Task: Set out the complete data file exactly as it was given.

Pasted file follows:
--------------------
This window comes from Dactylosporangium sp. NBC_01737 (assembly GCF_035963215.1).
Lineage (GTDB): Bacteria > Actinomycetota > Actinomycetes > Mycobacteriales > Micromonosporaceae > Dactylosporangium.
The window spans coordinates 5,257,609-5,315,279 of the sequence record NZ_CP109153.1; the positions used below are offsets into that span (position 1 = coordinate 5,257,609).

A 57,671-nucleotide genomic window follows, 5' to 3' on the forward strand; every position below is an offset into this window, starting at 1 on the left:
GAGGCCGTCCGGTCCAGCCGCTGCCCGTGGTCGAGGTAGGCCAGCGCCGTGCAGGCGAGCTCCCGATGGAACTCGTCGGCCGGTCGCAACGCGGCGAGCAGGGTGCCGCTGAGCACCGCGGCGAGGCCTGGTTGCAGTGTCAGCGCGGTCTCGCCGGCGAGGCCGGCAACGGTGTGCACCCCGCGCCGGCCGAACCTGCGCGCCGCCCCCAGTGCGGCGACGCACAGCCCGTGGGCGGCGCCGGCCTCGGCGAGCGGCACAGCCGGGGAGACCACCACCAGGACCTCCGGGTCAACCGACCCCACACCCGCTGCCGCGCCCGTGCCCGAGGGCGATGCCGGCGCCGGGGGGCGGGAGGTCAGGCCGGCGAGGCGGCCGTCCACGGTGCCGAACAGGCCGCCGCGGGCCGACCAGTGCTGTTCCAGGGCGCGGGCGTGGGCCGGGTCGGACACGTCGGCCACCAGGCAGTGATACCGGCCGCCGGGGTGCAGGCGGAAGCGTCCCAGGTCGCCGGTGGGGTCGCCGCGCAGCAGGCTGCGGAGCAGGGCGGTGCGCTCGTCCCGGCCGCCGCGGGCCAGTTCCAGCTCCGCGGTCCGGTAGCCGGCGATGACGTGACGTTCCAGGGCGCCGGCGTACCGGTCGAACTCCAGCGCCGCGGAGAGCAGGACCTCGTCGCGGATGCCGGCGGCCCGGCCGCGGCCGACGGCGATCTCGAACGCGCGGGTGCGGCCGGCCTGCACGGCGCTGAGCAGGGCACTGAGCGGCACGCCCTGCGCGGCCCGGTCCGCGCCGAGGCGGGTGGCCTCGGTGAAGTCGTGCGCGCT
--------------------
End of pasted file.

This window comes from Dactylosporangium sp. NBC_01737 (assembly GCF_035963215.1).
Lineage (GTDB): Bacteria > Actinomycetota > Actinomycetes > Mycobacteriales > Micromonosporaceae > Dactylosporangium.
The window spans coordinates 5,257,609-5,315,279 of the sequence record NZ_CP109153.1; the positions used below are offsets into that span (position 1 = coordinate 5,257,609).

A 57,671-nucleotide genomic window follows, 5' to 3' on the forward strand; every position below is an offset into this window, starting at 1 on the left:
GAGGCCGTCCGGTCCAGCCGCTGCCCGTGGTCGAGGTAGGCCAGCGCCGTGCAGGCGAGCTCCCGATGGAACTCGTCGGCCGGTCGCAACGCGGCGAGCAGGGTGCCGCTGAGCACCGCGGCGAGGCCTGGTTGCAGTGTCAGCGCGGTCTCGCCGGCGAGGCCGGCAACGGTGTGCACCCCGCGCCGGCCGAACCTGCGCGCCGCCCCCAGTGCGGCGACGCACAGCCCGTGGGCGGCGCCGGCCTCGGCGAGCGGCACAGCCGGGGAGACCACCACCAGGACCTCCGGGTCAACCGACCCCACACCCGCTGCCGCGCCCGTGCCCGAGGGCGATGCCGGCGCCGGGGGGCGGGAGGTCAGGCCGGCGAGGCGGCCGTCCACGGTGCCGAACAGGCCGCCGCGGGCCGACCAGTGCTGTTCCAGGGCGCGGGCGTGGGCCGGGTCGGACACGTCGGCCACCAGGCAGTGATACCGGCCGCCGGGGTGCAGGCGGAAGCGTCCCAGGTCGCCGGTGGGGTCGCCGCGCAGCAGGCTGCGGAGCAGGGCGGTGCGCTCGTCCCGGCCGCCGCGGGCCAGTTCCAGCTCCGCGGTCCGGTAGCCGGCGATGACGTGACGTTCCAGGGCGCCGGCGTACCGGTCGAACTCCAGCGCCGCGGAGAGCAGGACCTCGTCGCGGATGCCGGCGGCCCGGCCGCGGCCGACGGCGATCTCGAACGCGCGGGTGCGGCCGGCCTGCACGGCGCTGAGCAGGGCACTGAGCGGCACGCCCTGCGCGGCCCGGTCCGCGCCGAGGCGGGTGGCCTCGGTGAAGTCGTGCGCGCT